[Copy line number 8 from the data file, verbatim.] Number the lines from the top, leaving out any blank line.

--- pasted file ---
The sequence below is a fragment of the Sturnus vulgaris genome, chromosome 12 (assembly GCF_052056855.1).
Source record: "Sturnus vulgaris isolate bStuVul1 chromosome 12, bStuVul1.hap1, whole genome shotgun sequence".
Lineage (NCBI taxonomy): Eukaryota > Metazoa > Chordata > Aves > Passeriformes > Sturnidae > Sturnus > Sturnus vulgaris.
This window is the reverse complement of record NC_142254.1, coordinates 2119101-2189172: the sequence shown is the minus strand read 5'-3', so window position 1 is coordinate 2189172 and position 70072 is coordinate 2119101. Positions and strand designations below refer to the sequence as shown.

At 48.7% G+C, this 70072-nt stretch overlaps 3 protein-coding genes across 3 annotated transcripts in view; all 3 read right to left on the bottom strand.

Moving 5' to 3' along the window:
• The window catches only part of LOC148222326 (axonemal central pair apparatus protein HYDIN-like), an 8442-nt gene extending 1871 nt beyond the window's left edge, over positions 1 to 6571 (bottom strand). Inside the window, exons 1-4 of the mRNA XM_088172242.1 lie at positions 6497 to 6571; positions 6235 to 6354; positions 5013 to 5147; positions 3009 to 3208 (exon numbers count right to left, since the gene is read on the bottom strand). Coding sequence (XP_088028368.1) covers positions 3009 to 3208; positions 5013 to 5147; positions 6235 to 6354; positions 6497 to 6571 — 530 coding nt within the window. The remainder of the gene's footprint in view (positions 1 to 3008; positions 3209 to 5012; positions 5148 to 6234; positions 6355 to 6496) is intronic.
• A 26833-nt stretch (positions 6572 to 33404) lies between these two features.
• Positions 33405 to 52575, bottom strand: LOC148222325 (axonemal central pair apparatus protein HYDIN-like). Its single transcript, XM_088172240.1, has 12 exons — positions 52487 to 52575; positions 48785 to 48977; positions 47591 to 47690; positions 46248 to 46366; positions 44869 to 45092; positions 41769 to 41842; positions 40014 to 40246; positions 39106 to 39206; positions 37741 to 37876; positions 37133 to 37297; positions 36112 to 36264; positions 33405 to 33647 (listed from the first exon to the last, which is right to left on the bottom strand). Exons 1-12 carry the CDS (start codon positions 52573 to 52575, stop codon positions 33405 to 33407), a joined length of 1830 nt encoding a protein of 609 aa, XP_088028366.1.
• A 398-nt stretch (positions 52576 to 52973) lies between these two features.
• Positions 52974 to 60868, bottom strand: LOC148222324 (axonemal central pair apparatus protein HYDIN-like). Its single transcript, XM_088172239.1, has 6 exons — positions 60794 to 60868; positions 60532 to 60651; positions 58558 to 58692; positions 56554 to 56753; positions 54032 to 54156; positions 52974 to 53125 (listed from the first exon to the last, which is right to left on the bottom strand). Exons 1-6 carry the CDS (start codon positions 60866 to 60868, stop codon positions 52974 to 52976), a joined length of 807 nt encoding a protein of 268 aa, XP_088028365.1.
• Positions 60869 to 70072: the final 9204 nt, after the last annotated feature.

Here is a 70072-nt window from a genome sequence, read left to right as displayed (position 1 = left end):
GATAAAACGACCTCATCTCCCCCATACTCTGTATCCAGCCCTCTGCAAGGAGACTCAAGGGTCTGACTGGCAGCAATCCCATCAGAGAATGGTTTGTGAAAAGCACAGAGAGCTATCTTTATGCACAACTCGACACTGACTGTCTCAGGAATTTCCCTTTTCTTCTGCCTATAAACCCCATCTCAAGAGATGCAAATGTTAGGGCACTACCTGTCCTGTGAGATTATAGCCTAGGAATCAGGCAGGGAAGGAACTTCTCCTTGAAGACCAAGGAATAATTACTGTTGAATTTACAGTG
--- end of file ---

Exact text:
• A 26833-nt stretch (positions 6572 to 33404) lies between these two features.